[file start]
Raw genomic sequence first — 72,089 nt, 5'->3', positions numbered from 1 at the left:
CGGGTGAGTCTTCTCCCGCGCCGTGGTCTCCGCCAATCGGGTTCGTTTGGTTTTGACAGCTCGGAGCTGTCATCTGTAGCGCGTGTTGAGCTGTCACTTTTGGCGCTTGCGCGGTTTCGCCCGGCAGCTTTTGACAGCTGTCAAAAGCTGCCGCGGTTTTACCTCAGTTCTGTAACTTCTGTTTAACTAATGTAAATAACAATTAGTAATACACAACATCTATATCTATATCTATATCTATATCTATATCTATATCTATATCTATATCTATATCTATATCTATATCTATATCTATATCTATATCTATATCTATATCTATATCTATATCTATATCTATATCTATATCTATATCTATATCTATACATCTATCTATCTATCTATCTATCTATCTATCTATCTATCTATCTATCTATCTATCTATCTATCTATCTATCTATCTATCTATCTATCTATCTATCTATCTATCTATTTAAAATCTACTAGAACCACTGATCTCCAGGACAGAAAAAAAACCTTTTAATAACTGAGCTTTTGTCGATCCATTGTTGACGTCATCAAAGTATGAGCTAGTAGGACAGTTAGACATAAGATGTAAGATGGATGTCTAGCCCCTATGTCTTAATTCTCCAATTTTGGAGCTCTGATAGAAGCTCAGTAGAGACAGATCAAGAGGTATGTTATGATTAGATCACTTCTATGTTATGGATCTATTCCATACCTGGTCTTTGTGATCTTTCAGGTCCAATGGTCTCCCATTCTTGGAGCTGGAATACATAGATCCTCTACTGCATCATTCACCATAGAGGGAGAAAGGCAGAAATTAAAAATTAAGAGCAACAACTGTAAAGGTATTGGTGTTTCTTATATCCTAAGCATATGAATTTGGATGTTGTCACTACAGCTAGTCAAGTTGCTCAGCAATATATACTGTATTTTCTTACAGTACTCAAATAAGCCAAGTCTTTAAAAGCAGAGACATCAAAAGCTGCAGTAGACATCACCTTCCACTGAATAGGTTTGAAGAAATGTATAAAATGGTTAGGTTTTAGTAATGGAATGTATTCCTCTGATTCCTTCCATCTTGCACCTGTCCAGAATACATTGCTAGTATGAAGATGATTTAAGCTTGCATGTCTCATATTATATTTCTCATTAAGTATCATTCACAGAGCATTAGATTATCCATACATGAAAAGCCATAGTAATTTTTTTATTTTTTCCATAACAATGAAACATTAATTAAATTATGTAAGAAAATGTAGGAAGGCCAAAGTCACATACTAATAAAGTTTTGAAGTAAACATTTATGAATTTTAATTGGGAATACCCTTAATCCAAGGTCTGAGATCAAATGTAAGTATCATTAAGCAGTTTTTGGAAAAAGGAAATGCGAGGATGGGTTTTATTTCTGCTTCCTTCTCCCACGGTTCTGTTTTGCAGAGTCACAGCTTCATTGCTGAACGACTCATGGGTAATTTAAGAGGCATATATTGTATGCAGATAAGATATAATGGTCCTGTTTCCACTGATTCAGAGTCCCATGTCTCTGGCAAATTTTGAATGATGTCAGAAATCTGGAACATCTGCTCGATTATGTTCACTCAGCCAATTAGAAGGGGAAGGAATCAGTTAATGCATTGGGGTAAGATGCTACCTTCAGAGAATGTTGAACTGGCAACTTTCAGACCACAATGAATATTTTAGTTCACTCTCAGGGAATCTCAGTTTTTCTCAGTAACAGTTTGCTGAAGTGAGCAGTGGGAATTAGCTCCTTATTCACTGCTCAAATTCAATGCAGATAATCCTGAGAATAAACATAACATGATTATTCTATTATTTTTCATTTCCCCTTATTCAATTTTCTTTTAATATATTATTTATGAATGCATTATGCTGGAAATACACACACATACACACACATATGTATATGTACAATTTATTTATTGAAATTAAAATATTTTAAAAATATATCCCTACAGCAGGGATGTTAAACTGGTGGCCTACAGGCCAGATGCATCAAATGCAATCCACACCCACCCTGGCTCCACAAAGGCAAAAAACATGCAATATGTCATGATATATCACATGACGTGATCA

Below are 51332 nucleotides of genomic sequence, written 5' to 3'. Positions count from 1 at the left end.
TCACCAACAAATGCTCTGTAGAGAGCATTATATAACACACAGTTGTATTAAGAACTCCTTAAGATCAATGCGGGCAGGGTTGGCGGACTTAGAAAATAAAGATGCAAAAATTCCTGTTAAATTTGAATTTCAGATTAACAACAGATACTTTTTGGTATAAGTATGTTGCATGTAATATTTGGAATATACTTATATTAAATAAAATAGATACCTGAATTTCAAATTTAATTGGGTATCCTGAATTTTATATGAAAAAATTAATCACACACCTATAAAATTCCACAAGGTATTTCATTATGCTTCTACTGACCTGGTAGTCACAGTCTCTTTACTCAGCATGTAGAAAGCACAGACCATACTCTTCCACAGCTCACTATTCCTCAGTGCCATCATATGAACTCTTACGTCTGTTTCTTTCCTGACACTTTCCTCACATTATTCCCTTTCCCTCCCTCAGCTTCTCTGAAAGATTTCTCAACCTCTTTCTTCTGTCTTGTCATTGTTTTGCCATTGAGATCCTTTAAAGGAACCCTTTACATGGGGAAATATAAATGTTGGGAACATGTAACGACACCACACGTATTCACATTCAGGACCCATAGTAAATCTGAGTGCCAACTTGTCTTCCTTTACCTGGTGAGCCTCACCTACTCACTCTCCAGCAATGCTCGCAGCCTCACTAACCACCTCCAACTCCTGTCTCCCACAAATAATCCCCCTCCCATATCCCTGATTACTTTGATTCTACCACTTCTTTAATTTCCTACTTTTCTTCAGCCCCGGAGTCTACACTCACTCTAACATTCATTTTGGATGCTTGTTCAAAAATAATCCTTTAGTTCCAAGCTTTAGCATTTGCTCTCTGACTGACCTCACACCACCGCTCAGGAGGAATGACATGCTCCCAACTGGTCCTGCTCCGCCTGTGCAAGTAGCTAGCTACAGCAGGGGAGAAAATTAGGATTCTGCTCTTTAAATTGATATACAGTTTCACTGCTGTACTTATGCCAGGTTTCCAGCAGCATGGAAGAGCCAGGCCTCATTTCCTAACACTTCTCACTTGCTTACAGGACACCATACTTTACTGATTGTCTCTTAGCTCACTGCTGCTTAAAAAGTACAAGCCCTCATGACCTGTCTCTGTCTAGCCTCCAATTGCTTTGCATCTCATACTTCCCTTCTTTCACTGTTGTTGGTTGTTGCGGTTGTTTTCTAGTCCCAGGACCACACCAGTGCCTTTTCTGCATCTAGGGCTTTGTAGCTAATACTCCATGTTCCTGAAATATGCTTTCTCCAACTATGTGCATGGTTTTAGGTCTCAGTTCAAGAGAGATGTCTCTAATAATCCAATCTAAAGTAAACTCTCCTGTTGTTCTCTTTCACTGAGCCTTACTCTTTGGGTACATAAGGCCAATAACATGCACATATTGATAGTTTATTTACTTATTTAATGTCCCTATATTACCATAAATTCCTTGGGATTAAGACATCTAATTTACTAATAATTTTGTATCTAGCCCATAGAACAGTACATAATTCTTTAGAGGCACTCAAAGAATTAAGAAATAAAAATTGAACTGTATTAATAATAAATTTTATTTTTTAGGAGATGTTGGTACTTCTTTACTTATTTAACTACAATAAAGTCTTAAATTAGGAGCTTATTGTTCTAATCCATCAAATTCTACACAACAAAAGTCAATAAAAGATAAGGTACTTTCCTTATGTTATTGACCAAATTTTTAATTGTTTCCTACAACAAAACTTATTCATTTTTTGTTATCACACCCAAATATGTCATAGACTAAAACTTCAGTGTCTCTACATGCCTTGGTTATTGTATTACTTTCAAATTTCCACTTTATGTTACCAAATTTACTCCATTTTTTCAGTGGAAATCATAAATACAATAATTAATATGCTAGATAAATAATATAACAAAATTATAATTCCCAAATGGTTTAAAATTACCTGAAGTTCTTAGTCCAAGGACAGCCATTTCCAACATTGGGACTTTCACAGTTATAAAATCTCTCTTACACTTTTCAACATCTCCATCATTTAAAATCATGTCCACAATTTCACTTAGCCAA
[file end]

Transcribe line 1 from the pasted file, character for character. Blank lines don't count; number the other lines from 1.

Raw genomic sequence first — 72,089 nt, 5'->3', positions numbered from 1 at the left: